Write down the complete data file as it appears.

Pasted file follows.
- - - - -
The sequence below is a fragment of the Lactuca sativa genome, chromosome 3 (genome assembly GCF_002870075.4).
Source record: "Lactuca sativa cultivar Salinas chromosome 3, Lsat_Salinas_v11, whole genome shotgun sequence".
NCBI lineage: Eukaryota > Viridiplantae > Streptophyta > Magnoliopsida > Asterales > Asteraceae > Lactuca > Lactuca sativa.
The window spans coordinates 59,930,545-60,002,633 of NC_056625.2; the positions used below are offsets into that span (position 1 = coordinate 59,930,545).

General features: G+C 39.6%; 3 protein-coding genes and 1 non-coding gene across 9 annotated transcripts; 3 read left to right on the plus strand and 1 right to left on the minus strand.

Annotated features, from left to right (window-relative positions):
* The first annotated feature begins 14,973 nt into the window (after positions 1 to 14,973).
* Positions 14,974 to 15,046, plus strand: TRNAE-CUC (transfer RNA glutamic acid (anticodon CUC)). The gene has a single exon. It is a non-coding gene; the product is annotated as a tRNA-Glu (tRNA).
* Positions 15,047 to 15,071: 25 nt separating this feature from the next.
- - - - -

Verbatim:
The sequence below is a fragment of the Lactuca sativa genome, chromosome 3 (genome assembly GCF_002870075.4).
Source record: "Lactuca sativa cultivar Salinas chromosome 3, Lsat_Salinas_v11, whole genome shotgun sequence".
NCBI lineage: Eukaryota > Viridiplantae > Streptophyta > Magnoliopsida > Asterales > Asteraceae > Lactuca > Lactuca sativa.
The window spans coordinates 59,930,545-60,002,633 of NC_056625.2; the positions used below are offsets into that span (position 1 = coordinate 59,930,545).

General features: G+C 39.6%; 3 protein-coding genes and 1 non-coding gene across 9 annotated transcripts; 3 read left to right on the plus strand and 1 right to left on the minus strand.

Annotated features, from left to right (window-relative positions):
* The first annotated feature begins 14,973 nt into the window (after positions 1 to 14,973).
* Positions 14,974 to 15,046, plus strand: TRNAE-CUC (transfer RNA glutamic acid (anticodon CUC)). The gene has a single exon. It is a non-coding gene; the product is annotated as a tRNA-Glu (tRNA).
* Positions 15,047 to 15,071: 25 nt separating this feature from the next.